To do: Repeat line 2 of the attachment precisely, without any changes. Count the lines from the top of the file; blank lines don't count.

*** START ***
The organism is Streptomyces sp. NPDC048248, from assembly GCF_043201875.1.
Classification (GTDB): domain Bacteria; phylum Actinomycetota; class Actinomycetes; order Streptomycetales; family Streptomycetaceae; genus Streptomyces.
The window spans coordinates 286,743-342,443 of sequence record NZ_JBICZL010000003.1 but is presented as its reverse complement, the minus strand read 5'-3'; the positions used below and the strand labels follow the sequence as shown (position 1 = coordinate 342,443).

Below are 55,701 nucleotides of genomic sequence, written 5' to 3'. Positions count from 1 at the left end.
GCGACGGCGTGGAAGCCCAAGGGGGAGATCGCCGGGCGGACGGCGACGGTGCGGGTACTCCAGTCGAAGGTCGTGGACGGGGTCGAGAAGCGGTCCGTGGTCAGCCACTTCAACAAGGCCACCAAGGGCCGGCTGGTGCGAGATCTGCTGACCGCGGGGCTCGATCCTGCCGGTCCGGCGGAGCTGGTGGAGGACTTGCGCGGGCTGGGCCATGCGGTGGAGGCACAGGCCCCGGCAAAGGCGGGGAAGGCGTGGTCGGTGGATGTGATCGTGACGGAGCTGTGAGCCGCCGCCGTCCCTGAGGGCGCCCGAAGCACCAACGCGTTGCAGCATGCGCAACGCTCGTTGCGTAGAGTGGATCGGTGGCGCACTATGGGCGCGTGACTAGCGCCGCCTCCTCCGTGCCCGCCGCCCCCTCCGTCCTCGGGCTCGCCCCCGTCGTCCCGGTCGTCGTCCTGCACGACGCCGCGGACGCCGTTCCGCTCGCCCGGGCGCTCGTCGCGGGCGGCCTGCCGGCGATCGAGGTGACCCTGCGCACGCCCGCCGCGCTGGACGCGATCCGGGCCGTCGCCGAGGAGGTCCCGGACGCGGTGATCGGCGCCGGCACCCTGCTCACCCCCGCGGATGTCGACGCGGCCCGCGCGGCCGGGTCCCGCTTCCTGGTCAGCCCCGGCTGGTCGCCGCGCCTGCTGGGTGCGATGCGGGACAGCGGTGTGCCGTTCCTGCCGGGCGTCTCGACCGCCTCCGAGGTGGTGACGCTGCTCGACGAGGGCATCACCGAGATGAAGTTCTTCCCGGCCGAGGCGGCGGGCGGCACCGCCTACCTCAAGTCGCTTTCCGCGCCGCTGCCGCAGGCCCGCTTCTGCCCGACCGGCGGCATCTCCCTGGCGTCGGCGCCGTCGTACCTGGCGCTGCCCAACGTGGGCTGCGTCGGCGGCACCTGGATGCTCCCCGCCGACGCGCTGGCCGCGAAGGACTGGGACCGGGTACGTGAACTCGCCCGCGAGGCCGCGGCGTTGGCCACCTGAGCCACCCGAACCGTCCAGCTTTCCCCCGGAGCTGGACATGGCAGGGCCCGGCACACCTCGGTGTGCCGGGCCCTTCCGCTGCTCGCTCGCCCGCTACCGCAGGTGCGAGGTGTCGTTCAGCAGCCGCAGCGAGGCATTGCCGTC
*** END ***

Classification (GTDB): domain Bacteria; phylum Actinomycetota; class Actinomycetes; order Streptomycetales; family Streptomycetaceae; genus Streptomyces.